Four years ago, in the midst of the album rollout for his 2015 project “I Don’t Like Sh-t, I Don’t Go Outside,” Earl Sweatshirt expressed his disdain for record label hype machines, illuminating the popular music industry’s tendency to use spectacle to promote an artist’s work. On 2018’s “Some Rap Songs,” Earl had to — again — fight for the freedom to control the way his art reached the masses. He requested for the album to be released as a single 25-minute track instead of a 15-song album, a move which distributor Columbia Records would ultimately not honor. Four years later, Earl finally has the last laugh, making and releasing music on his own terms.
Earl Sweatshirt’s latest EP, “Feet of Clay,” quietly dropped Halloween night — this time, without the rollout fanfare and executive label decisions that have plagued past projects. His first project after leaving Columbia Records, Earl can finally do the “riskier sh-t” he referenced to music publications back in January. “Feet of Clay” is risky indeed, but not wholly unfamiliar territory for the 25-year-old rapper/producer, straddling the line between hip-hop record and abstract presentation of memories, feelings and experiences in the form of an audio essay or sonic collaging. This time around, Earl offers more direct, blunt and straightforward raps, but his tendency toward the avant-garde remains.
The EP, standing at seven tracks and featuring one guest verse from rapper Mach-Hommy, is a meditation on the famous idiom which inspired the project’s title. The phrase “feet of clay” has historically been used to convey the character flaws of prominent figures — like Nebuchadnezzar, King of Babylon, who had the dream which birthed the phrase — but is also used to express a society in its twilight stage, the slow decline of an empire. Though Earl typically focuses his efforts toward introspection, at times he uses this as a jumping off point for greater social critique. Earl seeks to reconcile our impending doom as citizens of what he refers to as the “crumbling empire” and “burning Rome” that is the U.S., but also the existence and public magnification of his own flaws as a popular musician.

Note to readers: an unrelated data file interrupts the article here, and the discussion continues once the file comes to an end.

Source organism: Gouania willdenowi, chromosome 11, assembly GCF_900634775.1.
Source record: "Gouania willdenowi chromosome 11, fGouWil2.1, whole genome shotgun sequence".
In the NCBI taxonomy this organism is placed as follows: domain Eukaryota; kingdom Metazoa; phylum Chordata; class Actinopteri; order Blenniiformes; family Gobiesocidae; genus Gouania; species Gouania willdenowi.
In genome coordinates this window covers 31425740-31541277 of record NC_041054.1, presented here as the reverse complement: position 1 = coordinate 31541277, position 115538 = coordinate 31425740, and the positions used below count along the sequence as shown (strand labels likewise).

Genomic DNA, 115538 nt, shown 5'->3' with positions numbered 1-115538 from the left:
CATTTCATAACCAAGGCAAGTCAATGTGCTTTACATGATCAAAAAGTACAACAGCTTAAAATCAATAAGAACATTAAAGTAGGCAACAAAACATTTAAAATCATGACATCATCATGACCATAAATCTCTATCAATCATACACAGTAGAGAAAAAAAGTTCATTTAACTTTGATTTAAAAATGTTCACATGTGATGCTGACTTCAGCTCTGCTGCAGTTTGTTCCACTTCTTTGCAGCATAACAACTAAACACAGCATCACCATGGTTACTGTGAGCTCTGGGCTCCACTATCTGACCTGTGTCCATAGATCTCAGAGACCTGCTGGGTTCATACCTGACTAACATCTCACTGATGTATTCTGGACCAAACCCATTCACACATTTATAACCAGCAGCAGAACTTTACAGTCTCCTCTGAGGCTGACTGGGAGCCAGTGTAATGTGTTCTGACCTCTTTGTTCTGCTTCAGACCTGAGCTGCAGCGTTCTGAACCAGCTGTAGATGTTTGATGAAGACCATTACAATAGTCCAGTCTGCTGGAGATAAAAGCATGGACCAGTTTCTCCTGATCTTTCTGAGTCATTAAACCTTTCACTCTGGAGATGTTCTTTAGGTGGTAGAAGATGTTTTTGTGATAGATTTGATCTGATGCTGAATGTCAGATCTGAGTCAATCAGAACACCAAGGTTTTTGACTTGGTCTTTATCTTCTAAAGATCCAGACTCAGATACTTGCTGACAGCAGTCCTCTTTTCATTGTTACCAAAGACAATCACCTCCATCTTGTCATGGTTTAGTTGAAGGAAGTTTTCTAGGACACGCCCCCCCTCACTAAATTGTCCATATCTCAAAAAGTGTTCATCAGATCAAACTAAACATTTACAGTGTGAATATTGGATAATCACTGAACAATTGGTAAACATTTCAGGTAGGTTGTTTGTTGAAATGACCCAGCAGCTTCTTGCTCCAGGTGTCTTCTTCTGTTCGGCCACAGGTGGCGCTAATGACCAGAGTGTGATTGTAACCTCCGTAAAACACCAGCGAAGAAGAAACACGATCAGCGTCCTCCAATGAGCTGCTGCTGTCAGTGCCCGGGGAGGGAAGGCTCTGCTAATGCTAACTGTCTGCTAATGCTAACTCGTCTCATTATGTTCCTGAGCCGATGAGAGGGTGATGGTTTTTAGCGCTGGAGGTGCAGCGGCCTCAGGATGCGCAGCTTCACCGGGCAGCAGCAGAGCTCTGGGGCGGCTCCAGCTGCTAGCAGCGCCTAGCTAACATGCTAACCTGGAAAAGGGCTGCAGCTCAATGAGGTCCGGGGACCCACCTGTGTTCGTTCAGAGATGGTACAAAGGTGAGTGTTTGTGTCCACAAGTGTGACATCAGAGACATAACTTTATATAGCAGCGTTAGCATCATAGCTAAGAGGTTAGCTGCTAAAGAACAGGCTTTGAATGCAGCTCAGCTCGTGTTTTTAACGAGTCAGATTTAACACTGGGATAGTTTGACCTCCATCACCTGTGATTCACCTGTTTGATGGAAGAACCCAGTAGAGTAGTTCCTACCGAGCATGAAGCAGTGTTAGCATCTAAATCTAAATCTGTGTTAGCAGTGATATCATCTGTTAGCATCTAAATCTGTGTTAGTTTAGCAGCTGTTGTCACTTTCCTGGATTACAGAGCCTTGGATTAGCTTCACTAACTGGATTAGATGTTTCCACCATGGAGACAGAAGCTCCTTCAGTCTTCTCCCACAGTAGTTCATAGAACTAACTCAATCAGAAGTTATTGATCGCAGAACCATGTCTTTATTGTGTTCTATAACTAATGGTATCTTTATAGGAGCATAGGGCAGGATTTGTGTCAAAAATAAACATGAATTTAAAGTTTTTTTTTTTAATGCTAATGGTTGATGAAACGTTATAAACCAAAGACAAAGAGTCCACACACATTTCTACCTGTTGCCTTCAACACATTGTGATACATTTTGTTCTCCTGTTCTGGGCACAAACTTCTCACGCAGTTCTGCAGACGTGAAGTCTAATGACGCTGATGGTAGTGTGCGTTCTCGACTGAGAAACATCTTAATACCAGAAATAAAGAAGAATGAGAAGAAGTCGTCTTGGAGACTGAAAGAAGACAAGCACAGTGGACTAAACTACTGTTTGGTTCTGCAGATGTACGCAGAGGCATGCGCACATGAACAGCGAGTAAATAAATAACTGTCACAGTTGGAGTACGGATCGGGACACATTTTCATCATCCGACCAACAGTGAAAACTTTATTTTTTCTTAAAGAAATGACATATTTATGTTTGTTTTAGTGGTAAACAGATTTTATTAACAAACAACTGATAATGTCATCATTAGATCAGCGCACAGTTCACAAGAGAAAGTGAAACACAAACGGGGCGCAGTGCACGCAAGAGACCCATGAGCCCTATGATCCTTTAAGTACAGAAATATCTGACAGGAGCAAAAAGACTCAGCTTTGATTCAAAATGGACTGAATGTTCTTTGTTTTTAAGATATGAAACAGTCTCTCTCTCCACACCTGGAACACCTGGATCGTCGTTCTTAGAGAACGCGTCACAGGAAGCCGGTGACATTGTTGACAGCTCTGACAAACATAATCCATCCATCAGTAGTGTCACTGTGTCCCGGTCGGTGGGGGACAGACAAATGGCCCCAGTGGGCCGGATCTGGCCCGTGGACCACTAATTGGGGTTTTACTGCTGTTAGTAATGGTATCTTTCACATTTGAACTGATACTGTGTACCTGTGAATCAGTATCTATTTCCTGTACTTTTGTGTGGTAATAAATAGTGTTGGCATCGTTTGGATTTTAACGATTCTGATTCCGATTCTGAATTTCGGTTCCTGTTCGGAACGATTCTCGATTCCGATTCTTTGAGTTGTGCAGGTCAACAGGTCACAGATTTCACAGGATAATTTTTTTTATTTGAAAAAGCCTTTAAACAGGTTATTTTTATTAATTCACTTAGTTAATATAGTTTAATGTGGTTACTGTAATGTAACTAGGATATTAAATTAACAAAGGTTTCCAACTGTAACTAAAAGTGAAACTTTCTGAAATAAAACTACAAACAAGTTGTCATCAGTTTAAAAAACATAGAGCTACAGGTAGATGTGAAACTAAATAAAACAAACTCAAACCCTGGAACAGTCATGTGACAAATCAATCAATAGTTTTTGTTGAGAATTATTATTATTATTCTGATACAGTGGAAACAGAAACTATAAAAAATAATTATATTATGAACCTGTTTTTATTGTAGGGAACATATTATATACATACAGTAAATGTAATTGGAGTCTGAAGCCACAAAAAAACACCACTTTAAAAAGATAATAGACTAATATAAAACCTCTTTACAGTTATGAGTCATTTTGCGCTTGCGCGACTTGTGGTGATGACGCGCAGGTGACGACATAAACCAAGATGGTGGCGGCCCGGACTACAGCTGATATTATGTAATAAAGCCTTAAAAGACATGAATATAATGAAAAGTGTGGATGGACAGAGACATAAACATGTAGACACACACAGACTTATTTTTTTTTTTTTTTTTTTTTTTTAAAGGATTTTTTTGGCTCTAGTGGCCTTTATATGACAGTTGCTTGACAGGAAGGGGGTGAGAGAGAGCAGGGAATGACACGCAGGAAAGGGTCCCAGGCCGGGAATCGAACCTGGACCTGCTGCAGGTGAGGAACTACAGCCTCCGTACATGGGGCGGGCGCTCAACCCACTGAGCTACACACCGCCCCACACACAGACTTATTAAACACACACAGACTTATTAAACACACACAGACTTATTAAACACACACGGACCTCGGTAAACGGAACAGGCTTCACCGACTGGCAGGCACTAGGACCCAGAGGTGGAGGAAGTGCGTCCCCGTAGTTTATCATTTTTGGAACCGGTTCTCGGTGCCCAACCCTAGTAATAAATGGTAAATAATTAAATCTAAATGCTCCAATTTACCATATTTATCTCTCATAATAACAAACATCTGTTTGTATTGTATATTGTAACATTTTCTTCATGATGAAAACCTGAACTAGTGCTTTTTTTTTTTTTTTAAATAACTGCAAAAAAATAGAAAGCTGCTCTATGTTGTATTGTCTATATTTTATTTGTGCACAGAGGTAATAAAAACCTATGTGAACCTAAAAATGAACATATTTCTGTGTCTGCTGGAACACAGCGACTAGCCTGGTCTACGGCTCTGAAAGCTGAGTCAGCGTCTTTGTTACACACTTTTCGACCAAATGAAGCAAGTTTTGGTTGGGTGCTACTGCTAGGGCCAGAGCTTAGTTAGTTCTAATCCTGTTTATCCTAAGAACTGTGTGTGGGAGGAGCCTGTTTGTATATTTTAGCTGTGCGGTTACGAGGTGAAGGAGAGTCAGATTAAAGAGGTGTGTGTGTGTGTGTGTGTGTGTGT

On songs like the EP’s single “EAST,” the experimental wordsmith bluntly delivers simultaneously straightforward yet cryptic bars ranging from “I lost my phone and consequently / all the feelings I caught for my GF” to the ominous lines “As if it matters if you think it matters anymore / ‘cause sh-t be happening with quick results / they couldn’t fathom all the damage that had to get done.” For Earl, both his world and the greater world we live in are crumbling at the feet, while we watch the destruction happening right before our eyes.
“Feet of Clay” does not offer a romantic solution, nor does it surrender itself to self-deprecating pessimism of past albums. If anything, what it does offer is realism in the form of prayer, however ineffective that prayer may be. This dynamic is best expressed in the song’s third track, the Alchemist-produced “MTOMB” which samples Mtume’s “Theme (For the People) (Opening).” The significance of this song lies in its attempt to offer a sonic depiction of the ever-present dualities we encounter throughout our respective lived experiences — positivity and negativity, hope and despair, life and death, freedom and control, prayer and threat. “MTOMB’s” atmospheric, ominous reinterpretation of a soulful funk song gives it a distinct edge, one which is noticeably darker than the sample’s vibe. The opening line “pray for the people” is almost self-contradictory in its utterance, a declaration of hope for subjugated and oppressed people, yet a phrase which ultimately offers no real prospect for tangible change. Mtume’s name is repackaged as the more foreboding “MTOMB,” a double entendre born of the dichotomy between Mtume’s own aspirations toward musical evocations of hope and Earl’s attitude concerning the pain and despair of life.
In “MTOMB” and the album as a whole, we hear Earl acknowledging the joys and pains of life, the threats to our livelihoods and the prayers which help us overcome those threats through Earl’s it-is-what-it-is mentality. While Earl has learned to cope with grief and to reconcile the skeletons in his closet, he hasn’t forgotten his past as he moves toward the present.
Earl draws on his Pisces zodiac sign towards the end of “MTOMB,” a sign which is symbolized by two fish swimming past one another in opposite streams, representing a metaphorical “pulling in opposite directions.” This choice isn’t accidental within the context of the song nor the album. The line “Piscean just life my father / still got bones to pick out” perfectly encapsulates “Feet of Clay,” a project driven by two fish — ideas, emotions, lived experiences — swimming against one another, each fighting for domination.
While Earl finally saw a win with his release from his Columbia Records contract, allowing him complete control over his own expression, this victory is always offset by the baseline existence of struggle that no human is immune to, just as fame is always countered by the trials and tribulations that accompany it. “Feet of Clay” isn’t Earl’s attempt to fix any of these problems or to revel in one extreme over the other, but to accept them as they are — to seek balance in a world standing unsteady on its decaying feet of clay.
Email Kamau Littletree Holston at [email protected]